Wednesday, August 28, 2013

A nano-graphite cold cathode for an energy-efficient cathodoluminescent light source

Abstract

The development of new types of light sources is necessary in order to meet the growing demands of consumers and to ensure an efficient use of energy. The cathodoluminescence process is still under-exploited for light generation because of the lack of cathodes suitable for the energy-efficient production of electron beams and appropriate phosphor materials. In this paper we propose a nano-graphite film material as a highly efficient cold cathode, which is able to produce high intensity electron beams without energy consumption. The nano-graphite film material was produced by using chemical vapor deposition techniques. Prototypes of cathodoluminescent lamp devices with a construction optimized for the usage of nano-graphite cold cathodes were developed, manufactured and tested. The results indicate prospective advantages of this type of lamp and the possibility to provide advanced power efficiency as well as enhanced spectral and other characteristics.
Keywords: cathodoluminescence; electron field emission; light source; nano-graphite; vacuum electronics
Top

Introduction

The fundamental importance of light in our lives cannot be overstated. The sun is the only natural source of light emission with appropriate intensity. This is the driving force for the elaboration of artificial light sources. The demand on artificial lighting increases constantly and will continue to increase in the future. The conversion of electric energy is the most practical way for light generation and it is currently used in incandescent bulbs, gas discharge, and electroluminescent lamps of various designs, shapes, input and output power. Additionally, a photoluminescent process is used to convert blue or ultraviolet radiation, produced by gas discharge or by electroluminescence, to white light. Unfortunately, because of the fundamental principles of nature, the energy efficient generation of light requires the usage of extremely toxic materials (mercury, heavy metals and others). This leads to the necessity of expensive and laborious efforts to dispose of the mercury-based fluorescent devices and the semiconductor-based light emitting diode (LED) lamps (see, e.g., [1,2]). Moreover, the spectral characteristics of the light produced by these fluorescent and LED lamps are often not perceived as pleasing in contrast to incandescent lamps. But incandescent bulbs convert only 5% of the consumed energy into light and are thus considered as ineffective. The other 95% of the energy are transformed into heat, which cannot be considered as waste in many countries where electricity is used for house heating practically every day. In the “energy efficient” fluorescent and LED lamps the energy conversion ratio is about 10%, so that there is a decrease of energy loss on heating only from 95 to 90%. At the same time, production costs for these lamps, i.e. consumption and waste of energy at the production plant, are many times higher compared to the production costs of incandescent bulbs.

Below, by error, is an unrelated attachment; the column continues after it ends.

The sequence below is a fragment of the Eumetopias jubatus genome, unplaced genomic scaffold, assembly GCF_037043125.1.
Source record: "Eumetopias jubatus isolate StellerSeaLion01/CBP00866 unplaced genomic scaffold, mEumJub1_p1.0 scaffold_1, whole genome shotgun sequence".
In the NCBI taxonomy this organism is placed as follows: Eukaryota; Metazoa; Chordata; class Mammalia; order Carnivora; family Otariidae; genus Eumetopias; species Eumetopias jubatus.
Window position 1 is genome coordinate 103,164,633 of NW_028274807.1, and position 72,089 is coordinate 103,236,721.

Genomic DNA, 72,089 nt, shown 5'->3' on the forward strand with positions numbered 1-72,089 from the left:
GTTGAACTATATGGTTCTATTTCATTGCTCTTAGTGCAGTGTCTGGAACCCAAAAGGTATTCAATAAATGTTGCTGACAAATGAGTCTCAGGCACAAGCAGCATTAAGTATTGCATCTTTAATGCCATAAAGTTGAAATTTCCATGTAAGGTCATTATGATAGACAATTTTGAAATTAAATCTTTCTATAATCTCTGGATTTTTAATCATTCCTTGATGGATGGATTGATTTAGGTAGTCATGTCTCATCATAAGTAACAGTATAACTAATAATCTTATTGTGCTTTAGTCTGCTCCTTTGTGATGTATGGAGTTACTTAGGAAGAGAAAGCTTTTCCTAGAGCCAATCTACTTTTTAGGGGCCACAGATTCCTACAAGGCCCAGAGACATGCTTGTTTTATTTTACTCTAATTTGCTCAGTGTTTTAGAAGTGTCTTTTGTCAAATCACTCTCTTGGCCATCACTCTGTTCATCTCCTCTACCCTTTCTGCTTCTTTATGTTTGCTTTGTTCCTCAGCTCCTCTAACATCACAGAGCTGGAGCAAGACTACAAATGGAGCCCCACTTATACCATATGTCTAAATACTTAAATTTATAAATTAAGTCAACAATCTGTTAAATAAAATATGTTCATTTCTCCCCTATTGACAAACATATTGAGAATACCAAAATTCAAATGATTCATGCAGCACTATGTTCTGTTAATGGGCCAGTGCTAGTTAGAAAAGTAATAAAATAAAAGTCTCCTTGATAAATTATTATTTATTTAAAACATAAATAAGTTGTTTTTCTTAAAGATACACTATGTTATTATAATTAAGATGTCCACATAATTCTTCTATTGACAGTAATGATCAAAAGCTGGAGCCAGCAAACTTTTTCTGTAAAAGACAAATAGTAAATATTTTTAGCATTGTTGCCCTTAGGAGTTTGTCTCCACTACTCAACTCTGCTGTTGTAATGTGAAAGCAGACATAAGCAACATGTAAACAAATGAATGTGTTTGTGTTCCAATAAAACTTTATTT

Thus, the development of new types of light sources is necessary to provide better energy efficiency, spectral characteristics, and other properties desired by the consumer. The process of cathodoluminescence (CL), which is potentially able to provide a conversion of up to 35% [3] (or more for nanostructured phosphors [4]) of the energy of the excited electron into radiation, is therefore attractive for light generation [5]. The most suitable source of electrons is the field emission (FE) cathode [5], allowing to exploit the FE effect for the creation of CL light emitting lamps. Cathodes of this type (also called "cold cathodes") are capable of generating intense electron beams virtually without any energy consumption because of the quantum tunneling nature of the FE effect [6]. Individual field emitters are required to have a needle- or blade-shape with a high aspect ratio in order to provide a sufficient intensity of the electric field at moderate voltages. Multi-emitter cathodes are necessary to achieve a reasonable total intensity of electron beams, because the current from a single emitter is limited due to its small emission surface area. To prevent field shielding the individual emitters, composing flat multi-emitter FE cathodes, must be separated from each other by a distance a few times larger than the height of the emitters [7,8]. To survive under the action of the extremely strong electric field, FE cathodes must be made from rather strong materials – hard metals, or selected semiconductors. From this point of view graphite-like materials, having the strongest interatomic interaction, are attractive for the FE cathode production. In this paper we describe the production technique and the electron field emission (FE) characteristics of nano-graphite films (NGF) and prototypes of CL lamps with NGF cold cathodes.

Results and Discussion: http://www.beilstein-journals.org/bjnano/single/articleFullText.htm?publicId=2190-4286-4-58